CLEVELAND -- Carlos Santana has always said his approach to baseball comes down to a two-word phrase: Play happy. When he was caught on camera dancing in the dugout with Indians second baseman Jason Kipnis on Wednesday night, that mantra was on full display.
"We try to do something fun," Santana said after the 7-6 victory over the Red Sox at Progressive Field. "Me and Kipnis, we've played for the last four or five years, so he knows me and I know him. We have fun in this game. I try to enjoy it."
Over the offseason, Cleveland signed veteran first baseman Mike Napoli to a one-year contract to provide some right-handed power in the heart of the lineup. With him in the cleanup spot, Santana could slide to five-hole, taking a little bit of pressure off the switch-hitter. Both see a lot of pitches, grinding out at-bats in a way that can create a blend of patience and power.
Napoli and Santana put their potential as a middle-order duo on display in Cleveland's first win of the season, launching a pair of home runs, collecting four RBIs and drawing one walk each for good measure. Santana's three-run shot to center in the first inning staked the Tribe to an early 4-0 lead. Napoli's solo blast off Junichi Tazawa broke a tie and gave the Indians a 7-6 advantage in the seventh.
According to Statcast™, Santana's homer to the center-field bullpens had an exit velocity of 102.6 mph and traveled a projected 418 feet. Napoli one-upped him on his long ball that clanked into the left-field bleachers. His rocketed off the bat at 105.5 mph and sailed a projected 423 feet.
"Those are two big bats," rookie Tyler Naquin said. "Napoli's been doing it for a long time. He's hit a lot of home runs. Santana has been doing it for a while as well, with a lot of home runs. Those guys are going to do damage with their bats and also take a lot of walks. When they're swinging it, they don't get cheated out there."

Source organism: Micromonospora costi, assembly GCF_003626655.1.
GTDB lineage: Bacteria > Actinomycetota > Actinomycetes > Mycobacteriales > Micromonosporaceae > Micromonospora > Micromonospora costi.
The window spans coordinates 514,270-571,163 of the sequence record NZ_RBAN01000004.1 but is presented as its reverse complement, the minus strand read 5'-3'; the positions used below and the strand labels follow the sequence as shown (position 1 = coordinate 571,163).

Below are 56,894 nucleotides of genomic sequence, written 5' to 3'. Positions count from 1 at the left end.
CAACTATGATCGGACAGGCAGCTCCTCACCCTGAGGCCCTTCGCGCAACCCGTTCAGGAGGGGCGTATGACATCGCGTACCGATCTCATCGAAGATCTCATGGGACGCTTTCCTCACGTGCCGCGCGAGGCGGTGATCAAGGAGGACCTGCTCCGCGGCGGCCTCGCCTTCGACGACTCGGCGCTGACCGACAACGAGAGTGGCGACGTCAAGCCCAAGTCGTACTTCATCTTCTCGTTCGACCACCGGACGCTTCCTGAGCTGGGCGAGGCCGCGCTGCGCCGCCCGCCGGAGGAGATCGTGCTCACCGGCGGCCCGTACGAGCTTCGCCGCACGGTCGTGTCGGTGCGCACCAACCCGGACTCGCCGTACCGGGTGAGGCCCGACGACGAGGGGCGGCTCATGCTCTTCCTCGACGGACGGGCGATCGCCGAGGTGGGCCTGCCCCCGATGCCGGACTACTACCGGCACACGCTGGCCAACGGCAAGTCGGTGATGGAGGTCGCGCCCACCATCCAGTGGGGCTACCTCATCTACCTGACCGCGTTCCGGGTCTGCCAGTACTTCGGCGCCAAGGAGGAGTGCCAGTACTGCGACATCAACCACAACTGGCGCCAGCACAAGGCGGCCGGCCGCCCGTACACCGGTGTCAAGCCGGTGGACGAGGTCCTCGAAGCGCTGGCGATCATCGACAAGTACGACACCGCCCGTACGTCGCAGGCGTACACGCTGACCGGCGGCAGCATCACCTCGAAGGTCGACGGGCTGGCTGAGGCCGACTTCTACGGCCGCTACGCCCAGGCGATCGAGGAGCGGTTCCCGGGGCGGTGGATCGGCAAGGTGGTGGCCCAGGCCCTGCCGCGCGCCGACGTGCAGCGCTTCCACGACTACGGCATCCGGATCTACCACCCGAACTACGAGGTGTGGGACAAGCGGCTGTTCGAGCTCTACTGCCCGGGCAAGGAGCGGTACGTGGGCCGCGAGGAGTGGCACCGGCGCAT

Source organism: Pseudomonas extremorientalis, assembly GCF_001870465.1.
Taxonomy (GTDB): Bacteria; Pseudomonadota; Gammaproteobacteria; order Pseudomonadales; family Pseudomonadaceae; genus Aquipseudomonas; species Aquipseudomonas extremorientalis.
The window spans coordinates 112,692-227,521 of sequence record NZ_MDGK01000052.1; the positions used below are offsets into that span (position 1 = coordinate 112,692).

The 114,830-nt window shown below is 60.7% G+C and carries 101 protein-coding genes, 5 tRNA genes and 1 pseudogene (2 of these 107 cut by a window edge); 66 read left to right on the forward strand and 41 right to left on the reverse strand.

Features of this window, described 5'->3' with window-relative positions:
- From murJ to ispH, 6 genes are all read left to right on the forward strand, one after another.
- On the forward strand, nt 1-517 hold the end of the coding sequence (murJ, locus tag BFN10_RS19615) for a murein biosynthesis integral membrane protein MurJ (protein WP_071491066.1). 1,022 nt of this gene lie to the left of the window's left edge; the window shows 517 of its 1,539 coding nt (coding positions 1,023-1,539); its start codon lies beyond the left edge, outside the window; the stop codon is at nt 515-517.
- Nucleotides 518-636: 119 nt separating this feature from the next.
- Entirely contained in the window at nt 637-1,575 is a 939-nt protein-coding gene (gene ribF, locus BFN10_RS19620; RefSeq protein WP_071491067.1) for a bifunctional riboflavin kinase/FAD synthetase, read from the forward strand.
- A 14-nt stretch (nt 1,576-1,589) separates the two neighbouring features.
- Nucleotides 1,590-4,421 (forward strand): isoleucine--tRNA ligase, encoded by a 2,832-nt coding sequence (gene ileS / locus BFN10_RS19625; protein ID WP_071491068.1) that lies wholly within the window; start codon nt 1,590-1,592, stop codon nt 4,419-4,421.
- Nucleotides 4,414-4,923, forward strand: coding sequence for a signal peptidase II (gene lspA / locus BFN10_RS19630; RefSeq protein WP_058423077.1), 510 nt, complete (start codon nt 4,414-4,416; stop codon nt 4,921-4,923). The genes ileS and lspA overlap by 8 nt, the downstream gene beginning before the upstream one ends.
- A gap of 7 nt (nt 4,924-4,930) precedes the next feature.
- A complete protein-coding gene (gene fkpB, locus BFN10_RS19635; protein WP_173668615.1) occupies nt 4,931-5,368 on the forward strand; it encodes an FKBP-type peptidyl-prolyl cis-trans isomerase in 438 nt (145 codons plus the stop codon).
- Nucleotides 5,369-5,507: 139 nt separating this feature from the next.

Manager Terry Francona likes the potential of having Napoli and Santana together in the middle of the order.
"The idea is to have everybody be dangerous," Francona said. "Nap certainly has a pretty good feel for the strike zone, too. If a guy is getting on base in front of Carlos, that switch-hitter sandwiched in-between some of the righties, yeah, I think that [can] be great."
Napoli, who suited up for the Red Sox for parts of the past three seasons, got a bit of redemption with his homer.
In Tuesday's season-opening loss, Napoli fought through an 11-pitch battle with Boston ace David Price in the fourth inning, but Napoli struck out looking on a close call. The first baseman struck out three times on the night. Needless to say, Napoli was thrilled to get back on track one night later.
"I've been playing for a while, so I know how things go," Napoli said. "I had a rough day, but today was a new day and I got in the cage and worked on what I had to do, and it worked out today."
Santana -- who went 2-for-3 with a double, walk, home run and three RBIs -- said it can be beneficial for him to have Napoli seeing so many pitches ahead of him in the order.
"It's good. Napoli is kind of like me," Santana said. "Power hitting and seeing a lot of pitches, trying to swing at good pitches. He's helped me."
Maybe it will help Santana avoid some of the slow offensive starts of the past.
While that remains to be seen, Santana plans on taking his usual approach.
"I try to play happy," he said. "Play hard every day, and try to help my team."